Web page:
The National Ecological Observatory Network (NEON) is a $430 million dollar observatory project dedicated to understanding how changes in climate, land use and invasive species impact ecology.

Required Education, Experience, Knowledge, Skills:

  • PhD with at least 10 years of expertise and established record of outstanding scholarly achievement in ecology or other discipline related to the NEON Science mission.
  • Very effective program management experience to include leading and managing large and interdisciplinary teams of scientists, as well as coordinating the design, development, and implementation of multiple, diverse projects and the teams of scientists supporting them.
  • Very effective interpersonal/communication skills, especially with regard to team building among diverse professional and technically-trained staff, with the ability to translate the needs/responsibilities of the project to the science teams.
  • Extensive experience successfully advocating for a scientific organization to government agencies, funding organizations, and other stakeholders.
  • Highly regarded scientific credentials, with an outstanding record of achievement.

Please see full job posting for details and application instructions.

 
Job: University of Minnesota CCESR
Monday, April 21, 2014 08:50 AM

The University of Minnesota’s College of Biological Sciences is recruiting a PhD level, Associate Program Director for the University of Minnesota’s Cedar Creek Ecosystem Science Reserve (CCESR) to foster CCESR's research, education, and outreach missions and direct day-to-day Reserve operations.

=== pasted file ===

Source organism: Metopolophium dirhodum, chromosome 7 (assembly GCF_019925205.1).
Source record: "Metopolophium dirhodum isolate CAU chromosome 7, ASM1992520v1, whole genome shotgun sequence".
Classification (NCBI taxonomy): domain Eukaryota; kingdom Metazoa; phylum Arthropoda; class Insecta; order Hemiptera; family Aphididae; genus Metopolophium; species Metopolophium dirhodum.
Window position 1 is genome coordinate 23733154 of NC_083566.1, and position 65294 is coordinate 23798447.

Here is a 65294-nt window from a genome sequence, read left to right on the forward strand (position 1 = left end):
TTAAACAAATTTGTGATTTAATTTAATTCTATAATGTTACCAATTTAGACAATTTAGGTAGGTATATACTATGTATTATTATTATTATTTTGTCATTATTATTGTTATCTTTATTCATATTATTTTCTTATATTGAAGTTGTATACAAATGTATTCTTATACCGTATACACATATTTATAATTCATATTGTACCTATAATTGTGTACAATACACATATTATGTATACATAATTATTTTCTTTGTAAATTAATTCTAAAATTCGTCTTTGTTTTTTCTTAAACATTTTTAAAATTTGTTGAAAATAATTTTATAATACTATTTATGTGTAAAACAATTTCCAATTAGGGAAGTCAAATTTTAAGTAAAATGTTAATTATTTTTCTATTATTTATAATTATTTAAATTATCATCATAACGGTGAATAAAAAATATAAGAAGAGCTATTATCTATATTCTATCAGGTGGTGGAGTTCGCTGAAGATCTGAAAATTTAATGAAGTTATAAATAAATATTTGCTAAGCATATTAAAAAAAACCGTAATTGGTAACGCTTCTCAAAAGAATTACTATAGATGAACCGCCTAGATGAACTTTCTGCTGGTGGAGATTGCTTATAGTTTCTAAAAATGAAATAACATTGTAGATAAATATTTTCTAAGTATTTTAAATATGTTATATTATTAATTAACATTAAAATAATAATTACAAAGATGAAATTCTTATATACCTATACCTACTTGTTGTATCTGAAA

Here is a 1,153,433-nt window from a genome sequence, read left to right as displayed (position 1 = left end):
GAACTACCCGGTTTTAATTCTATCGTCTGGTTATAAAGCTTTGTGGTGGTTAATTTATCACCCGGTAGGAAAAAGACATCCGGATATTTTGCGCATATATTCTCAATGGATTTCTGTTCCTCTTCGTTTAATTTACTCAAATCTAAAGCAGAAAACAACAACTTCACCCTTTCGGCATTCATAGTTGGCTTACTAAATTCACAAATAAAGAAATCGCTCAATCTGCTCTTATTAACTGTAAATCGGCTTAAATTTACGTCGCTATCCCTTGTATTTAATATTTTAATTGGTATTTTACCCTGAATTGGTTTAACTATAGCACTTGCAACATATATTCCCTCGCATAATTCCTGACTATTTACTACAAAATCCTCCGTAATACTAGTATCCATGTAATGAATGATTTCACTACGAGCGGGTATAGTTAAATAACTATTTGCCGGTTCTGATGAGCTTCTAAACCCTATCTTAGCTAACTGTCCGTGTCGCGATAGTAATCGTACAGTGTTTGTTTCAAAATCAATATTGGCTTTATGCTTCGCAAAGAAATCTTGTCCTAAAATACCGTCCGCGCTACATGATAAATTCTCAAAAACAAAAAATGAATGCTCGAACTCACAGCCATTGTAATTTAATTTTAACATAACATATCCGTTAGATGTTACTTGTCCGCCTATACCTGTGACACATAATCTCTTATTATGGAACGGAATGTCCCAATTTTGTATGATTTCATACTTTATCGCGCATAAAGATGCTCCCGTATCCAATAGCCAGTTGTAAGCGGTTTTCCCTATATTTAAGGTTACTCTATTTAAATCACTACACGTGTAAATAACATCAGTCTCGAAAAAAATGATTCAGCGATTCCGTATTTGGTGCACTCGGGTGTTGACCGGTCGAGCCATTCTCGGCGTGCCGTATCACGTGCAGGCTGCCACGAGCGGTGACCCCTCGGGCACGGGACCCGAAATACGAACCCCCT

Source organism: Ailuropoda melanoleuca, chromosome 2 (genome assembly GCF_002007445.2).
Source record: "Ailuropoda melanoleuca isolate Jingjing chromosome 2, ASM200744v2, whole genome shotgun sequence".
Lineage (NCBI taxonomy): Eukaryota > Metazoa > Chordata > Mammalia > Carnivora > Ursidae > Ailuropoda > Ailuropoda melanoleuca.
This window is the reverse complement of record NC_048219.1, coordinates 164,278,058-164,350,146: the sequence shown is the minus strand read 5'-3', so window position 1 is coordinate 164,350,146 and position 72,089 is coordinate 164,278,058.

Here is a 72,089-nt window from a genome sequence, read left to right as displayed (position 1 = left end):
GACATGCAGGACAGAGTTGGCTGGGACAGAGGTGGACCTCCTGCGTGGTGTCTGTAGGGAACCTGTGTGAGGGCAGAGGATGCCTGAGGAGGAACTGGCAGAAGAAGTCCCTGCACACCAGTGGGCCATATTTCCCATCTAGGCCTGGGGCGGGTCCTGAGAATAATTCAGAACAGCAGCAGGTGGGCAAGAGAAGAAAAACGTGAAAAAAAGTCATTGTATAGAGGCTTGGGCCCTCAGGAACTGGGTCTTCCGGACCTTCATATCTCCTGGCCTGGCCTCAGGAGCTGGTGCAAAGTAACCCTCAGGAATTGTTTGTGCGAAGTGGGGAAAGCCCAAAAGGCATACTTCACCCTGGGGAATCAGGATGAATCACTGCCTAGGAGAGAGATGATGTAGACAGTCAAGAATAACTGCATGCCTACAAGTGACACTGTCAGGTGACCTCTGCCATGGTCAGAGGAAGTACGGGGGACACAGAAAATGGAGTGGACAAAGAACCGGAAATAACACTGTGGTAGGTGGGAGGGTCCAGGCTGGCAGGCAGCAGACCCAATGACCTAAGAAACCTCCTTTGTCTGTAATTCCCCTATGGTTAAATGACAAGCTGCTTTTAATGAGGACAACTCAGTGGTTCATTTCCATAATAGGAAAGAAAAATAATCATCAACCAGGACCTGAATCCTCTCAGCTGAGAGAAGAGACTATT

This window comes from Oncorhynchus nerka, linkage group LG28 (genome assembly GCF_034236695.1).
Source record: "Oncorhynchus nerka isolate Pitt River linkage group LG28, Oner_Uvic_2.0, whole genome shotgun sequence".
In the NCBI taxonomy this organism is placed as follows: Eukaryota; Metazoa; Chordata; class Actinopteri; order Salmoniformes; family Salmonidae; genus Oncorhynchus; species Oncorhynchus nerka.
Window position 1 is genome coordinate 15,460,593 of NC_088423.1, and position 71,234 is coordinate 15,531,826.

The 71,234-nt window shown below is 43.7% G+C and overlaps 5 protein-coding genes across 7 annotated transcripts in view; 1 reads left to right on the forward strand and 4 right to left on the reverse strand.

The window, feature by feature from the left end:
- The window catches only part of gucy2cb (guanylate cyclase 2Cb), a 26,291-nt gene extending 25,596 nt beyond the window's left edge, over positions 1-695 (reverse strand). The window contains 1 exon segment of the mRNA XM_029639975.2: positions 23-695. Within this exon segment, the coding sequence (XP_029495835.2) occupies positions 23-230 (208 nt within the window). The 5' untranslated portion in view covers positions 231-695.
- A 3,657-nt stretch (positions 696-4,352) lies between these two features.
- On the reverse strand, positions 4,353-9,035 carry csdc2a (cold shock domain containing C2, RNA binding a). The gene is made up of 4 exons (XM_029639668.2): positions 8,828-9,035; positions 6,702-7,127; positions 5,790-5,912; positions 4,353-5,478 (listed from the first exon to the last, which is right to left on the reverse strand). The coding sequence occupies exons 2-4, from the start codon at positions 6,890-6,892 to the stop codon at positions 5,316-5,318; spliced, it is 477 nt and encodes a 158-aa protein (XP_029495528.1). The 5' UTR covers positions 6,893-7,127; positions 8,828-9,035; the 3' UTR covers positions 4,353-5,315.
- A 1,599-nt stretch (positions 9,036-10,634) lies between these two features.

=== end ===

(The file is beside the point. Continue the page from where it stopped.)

Duties include development and teaching of undergraduate field courses, collaborative or independent research, participation in an ongoing K-12 education and community outreach program, coordination of research and site usage, and management and development of site facilities. Located 40 minutes north of the Twin Cities in East Bethel, MN, CCESR is a 5400 acre, internationally renowned ecological research facility that focuses on understanding the fundamental processes that control the functioning of ecosystems and the services that ecosystems provide to society.

A team of 50-70 faculty, post-doctoral scholars, and graduate and undergraduate students conduct research at CCESR. CCESR is a long-term ecological research (LTER) site that has been funded by NSF since 1982. Review of applications will begin on 30 May 2014, and applications received by that time will receive the fullest attention.

A more detailed list of duties/responsibilities, job qualifications, and instructions for application can be found at employment.umn.edu/applicants/Central?quickFind=119647

 
OBFS Human Diversity Award 2014: Call for Nominations
Wednesday, April 16, 2014 07:41 PM